25. Jun, 2016

General Election 2016 : the Nadir of Australian Politics

It is a peculiarity of politics how one political issue readily transmogrifies into another. The debate about the redefinition of marriage is case to point. This has extended beyond being a moral and cultural question into a major test of participatory democracy.

The formal and national re-definition of marriage should be a question that transcends petty party politics. Given its primacy as a fundamental institution in our society, it is not a matter to be trifled with. It is rather a subject on which all Australians are entitled to have a say.

Notwithstanding, the Leader of the Opposition, confirming the Greens/Labor Axis, succumbed to partisan demands and rejected the proposed plebiscite on the question, effectively refusing the public a say in the matter.

That the alternative Prime Minister can openly and proudly deny the public a rightful say on such a major decision is a travesty of political process. Furthermore, Mr Shorten has expressed the view that parliamentarians alone have the intellectual facility to decide such matters, not the general public. Aside from exhibiting breathtaking arrogance, in doing so he has fundamentally expanded the debate into a challenge to participatory democracy.

Over the centuries our forefathers have fought and spilt blood against kings and tyrants for the principle of having a voice in government. For the Australian people to be treated with such open contempt by a parliamentary leader is tantamount to betrayal and treason. Our forefathers fought for representation through parliament not for the tyranny of parliament.

There is however a disturbing corollary to this parliamentary contempt. Having been denied a voice – was there a roar of disapprobation from the multitude? Aside from the Christian communities, the intellectual right and a handful of commentators, the answer is no.

This is indeed a tragic and critical reflection of the state of Australian politics.

How did that once robust democracy that was Australia descend into such a slough of indifference? Doubtless political scientists could advance any number of erudite papers on the subject - but the unadorned truth is far simpler – that we Australians have, with eyes wide open, let ourselves be emasculated by a lengthy cultural war waged by derivative cultural Marxism.[1]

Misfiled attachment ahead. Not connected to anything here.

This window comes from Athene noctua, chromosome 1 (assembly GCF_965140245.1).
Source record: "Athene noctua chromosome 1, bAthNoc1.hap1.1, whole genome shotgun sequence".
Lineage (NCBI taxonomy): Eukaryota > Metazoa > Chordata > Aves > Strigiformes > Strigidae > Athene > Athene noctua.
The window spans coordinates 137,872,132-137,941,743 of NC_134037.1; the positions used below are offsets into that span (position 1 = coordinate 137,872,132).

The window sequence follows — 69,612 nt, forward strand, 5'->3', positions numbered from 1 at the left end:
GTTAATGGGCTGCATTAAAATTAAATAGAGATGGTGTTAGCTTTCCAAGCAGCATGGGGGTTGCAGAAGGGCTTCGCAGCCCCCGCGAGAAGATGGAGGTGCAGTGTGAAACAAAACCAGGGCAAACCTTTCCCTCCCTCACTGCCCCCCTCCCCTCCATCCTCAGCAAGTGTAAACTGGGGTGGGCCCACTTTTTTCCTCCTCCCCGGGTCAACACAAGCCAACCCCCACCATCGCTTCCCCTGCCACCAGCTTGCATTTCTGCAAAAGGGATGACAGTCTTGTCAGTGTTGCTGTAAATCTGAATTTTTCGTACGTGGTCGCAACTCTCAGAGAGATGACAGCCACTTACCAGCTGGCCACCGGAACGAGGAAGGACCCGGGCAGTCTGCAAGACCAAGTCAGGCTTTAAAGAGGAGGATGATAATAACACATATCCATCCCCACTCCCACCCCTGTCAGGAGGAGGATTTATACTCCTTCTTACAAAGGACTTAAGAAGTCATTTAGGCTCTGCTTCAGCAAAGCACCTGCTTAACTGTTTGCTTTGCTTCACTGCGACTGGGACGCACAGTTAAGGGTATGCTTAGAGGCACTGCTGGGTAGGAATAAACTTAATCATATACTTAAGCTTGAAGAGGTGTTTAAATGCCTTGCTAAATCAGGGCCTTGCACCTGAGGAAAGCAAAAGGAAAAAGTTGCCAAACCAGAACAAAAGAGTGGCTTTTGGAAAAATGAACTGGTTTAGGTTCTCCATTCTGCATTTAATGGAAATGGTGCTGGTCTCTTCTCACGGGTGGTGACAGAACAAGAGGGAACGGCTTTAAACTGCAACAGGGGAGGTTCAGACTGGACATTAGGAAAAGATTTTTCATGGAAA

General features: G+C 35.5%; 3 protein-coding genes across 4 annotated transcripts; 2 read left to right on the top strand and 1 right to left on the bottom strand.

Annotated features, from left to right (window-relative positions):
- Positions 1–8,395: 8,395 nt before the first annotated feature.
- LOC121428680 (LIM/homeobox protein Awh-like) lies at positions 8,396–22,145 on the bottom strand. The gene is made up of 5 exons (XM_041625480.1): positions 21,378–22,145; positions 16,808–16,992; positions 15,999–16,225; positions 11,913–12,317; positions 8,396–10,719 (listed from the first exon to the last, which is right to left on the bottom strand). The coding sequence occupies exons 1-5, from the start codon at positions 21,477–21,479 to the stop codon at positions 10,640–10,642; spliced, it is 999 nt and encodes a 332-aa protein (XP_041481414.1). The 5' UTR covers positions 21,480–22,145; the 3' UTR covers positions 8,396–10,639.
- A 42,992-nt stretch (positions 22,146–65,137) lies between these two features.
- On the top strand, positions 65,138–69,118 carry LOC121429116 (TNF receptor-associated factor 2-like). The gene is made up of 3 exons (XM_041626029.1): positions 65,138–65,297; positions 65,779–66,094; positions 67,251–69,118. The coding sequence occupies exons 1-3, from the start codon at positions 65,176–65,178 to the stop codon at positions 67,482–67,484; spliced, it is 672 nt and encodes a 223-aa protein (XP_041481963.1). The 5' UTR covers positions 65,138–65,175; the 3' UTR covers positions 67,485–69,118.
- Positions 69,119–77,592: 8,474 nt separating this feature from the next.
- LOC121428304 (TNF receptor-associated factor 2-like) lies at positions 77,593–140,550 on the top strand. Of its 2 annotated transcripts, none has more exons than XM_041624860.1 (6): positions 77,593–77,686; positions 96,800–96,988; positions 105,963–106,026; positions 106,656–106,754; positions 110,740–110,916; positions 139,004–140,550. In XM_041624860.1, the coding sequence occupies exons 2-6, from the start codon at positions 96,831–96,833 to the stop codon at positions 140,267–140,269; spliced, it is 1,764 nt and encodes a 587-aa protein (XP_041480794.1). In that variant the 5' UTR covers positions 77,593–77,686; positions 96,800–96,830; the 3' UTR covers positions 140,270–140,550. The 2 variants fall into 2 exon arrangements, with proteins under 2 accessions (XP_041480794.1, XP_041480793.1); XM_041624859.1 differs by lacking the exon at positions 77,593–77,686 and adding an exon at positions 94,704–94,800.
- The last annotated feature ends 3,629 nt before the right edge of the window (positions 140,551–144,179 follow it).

The gradual and effective process of deconstructing our society has, in broad terms, been dubbed the culture wars. It is a class of warfare that has not passed completely unnoticed by the general public: many have railed against incremental changes to the education, legal and social service systems; journalistic decline; the gradual liberalisation of social mores and so forth. Indeed, the general public often disapproved of these changes but, in the absence of a cogent point of reference to counter them, it resigned itself, however reluctantly.

Those properly culpable are the collective dummkopf politicians of the right and centre right who failed to provide leadership when needed. These, in their preoccupation with economic matters, deliberately ignored the ample warnings given by their more intellectually agile supporters. Such politicians, in their deliberate ignore, rewarded their enemies in academe, in the arts, in education and so forth. What they didn’t realise was that this was an enemy that was not to be bought off.  

We are now paying the price of their culpable negligence. We now meekly accept all manner of societal ‘innovation’ that would have been thought unthinkable even thirty years ago. There is change and there is change – and change is a natural dynamic. But much of our contemporary societal change goes far beyond normal and natural social evolution – it is change driven to the point of being blatant social engineering.

This general election is particularly interesting inasmuch it clearly reflects the breakdown of traditional political certainties and political party loyalties. Today’s voter is confounded by:

A country that is clearly in an economic, political and social quagmire. 

A political process that is seemingly inadequate to the task of effective government. 

A history of extreme political instability – six Prime Ministers in nine years! 

An electoral system that rewards the least deserving. 

A capital city that is the bastard child of compromise and out of touch with the reality of Australia.   

A discernible political class whose primary interest is the status quo and its own interest. 

A general state of political malaise compounded by the moral turpitude of the political classes. 

A political climate operating on the top-down principle of Lenin’s democratic centralism through which politicians not the public determine the agenda. 

A political market that rewards vociferous minorities. 

A new generation of voters who have been educated in the substance free, moronic relativism that constitutes the contemporary Australian curriculum. 

A generation of voters who have had it too easy and have come to expect government as being their God-given font of all largesse. 

An increasingly liberal progressive social climate determined by Australian compliance with United Nations protocols signed by Australian governments with no reference to the Australian public.